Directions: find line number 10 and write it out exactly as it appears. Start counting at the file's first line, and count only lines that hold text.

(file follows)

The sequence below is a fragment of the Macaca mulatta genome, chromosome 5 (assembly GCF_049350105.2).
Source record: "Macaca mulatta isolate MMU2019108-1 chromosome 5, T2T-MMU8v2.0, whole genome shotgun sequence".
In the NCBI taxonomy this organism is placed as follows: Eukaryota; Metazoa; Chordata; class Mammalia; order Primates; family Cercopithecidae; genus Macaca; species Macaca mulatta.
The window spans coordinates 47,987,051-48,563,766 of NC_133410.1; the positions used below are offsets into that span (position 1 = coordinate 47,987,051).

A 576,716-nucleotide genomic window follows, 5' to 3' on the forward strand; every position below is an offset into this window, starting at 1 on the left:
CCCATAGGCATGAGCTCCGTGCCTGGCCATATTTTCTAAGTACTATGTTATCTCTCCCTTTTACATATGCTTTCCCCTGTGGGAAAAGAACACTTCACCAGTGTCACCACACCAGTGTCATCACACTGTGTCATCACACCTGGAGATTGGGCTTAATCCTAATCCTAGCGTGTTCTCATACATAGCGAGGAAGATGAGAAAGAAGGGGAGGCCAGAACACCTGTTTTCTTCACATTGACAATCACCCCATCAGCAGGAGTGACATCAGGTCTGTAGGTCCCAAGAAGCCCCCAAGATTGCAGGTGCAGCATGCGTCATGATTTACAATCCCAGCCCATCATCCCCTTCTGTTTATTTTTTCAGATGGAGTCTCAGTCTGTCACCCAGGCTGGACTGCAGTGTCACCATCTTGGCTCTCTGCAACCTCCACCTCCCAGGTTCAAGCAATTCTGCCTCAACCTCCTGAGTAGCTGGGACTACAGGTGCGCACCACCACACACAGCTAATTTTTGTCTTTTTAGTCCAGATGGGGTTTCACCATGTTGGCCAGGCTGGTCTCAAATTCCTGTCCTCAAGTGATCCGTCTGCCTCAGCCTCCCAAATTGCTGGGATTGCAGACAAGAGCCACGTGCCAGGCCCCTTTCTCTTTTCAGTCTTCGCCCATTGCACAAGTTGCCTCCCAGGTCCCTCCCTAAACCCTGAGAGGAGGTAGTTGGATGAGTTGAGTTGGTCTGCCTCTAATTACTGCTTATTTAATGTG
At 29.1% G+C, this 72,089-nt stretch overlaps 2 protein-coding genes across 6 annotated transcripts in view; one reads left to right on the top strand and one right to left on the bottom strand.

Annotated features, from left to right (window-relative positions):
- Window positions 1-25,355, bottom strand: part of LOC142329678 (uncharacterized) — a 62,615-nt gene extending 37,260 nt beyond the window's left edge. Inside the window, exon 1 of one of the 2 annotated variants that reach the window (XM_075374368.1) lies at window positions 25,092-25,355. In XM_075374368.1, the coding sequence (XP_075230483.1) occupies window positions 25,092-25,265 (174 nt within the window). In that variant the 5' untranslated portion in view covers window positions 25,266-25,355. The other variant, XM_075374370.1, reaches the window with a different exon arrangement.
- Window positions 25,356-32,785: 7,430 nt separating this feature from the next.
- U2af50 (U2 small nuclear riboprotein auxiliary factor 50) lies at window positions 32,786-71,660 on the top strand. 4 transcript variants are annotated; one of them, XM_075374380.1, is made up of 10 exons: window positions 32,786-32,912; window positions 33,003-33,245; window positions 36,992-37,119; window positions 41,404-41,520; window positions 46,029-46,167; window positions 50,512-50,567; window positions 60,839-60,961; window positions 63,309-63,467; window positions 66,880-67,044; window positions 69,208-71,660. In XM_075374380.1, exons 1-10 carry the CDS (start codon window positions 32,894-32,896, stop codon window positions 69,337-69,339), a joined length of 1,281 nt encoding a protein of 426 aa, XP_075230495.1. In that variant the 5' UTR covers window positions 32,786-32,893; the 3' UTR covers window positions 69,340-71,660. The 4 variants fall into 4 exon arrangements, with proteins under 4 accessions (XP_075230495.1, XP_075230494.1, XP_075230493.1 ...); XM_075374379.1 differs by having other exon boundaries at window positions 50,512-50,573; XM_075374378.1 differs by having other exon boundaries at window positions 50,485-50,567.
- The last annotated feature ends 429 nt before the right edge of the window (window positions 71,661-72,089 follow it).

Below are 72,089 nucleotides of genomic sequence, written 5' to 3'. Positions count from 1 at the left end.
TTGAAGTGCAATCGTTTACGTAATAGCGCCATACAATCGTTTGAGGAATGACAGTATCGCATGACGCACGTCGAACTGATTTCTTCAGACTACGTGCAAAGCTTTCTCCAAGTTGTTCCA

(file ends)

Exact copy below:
- Window positions 25,356-32,785: 7,430 nt separating this feature from the next.